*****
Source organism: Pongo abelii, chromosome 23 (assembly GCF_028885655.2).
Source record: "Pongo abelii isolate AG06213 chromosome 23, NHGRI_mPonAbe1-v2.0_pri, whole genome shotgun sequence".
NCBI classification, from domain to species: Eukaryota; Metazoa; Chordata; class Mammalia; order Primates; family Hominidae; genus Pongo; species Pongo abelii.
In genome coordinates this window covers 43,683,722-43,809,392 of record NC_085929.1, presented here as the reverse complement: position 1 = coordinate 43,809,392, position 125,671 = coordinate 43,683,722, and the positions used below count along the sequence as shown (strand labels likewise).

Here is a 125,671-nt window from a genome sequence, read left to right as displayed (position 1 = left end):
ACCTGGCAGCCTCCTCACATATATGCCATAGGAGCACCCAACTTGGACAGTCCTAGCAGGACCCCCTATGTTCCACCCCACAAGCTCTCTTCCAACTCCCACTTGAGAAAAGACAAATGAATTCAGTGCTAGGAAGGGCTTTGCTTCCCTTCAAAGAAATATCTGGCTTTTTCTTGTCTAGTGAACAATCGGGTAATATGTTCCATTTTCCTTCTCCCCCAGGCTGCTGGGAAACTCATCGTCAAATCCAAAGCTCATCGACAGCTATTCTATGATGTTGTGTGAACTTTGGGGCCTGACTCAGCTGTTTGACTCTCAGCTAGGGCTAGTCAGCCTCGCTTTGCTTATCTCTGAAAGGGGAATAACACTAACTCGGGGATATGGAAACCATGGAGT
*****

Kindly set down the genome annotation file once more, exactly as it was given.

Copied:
Source organism: Pongo abelii, chromosome 23 (assembly GCF_028885655.2).
Source record: "Pongo abelii isolate AG06213 chromosome 23, NHGRI_mPonAbe1-v2.0_pri, whole genome shotgun sequence".
NCBI classification, from domain to species: Eukaryota; Metazoa; Chordata; class Mammalia; order Primates; family Hominidae; genus Pongo; species Pongo abelii.
In genome coordinates this window covers 43,683,722-43,809,392 of record NC_085929.1, presented here as the reverse complement: position 1 = coordinate 43,809,392, position 125,671 = coordinate 43,683,722, and the positions used below count along the sequence as shown (strand labels likewise).

Here is a 125,671-nt window from a genome sequence, read left to right as displayed (position 1 = left end):
ACCTGGCAGCCTCCTCACATATATGCCATAGGAGCACCCAACTTGGACAGTCCTAGCAGGACCCCCTATGTTCCACCCCACAAGCTCTCTTCCAACTCCCACTTGAGAAAAGACAAATGAATTCAGTGCTAGGAAGGGCTTTGCTTCCCTTCAAAGAAATATCTGGCTTTTTCTTGTCTAGTGAACAATCGGGTAATATGTTCCATTTTCCTTCTCCCCCAGGCTGCTGGGAAACTCATCGTCAAATCCAAAGCTCATCGACAGCTATTCTATGATGTTGTGTGAACTTTGGGGCCTGACTCAGCTGTTTGACTCTCAGCTAGGGCTAGTCAGCCTCGCTTTGCTTATCTCTGAAAGGGGAATAACACTAACTCGGGGATATGGAAACCATGGAGT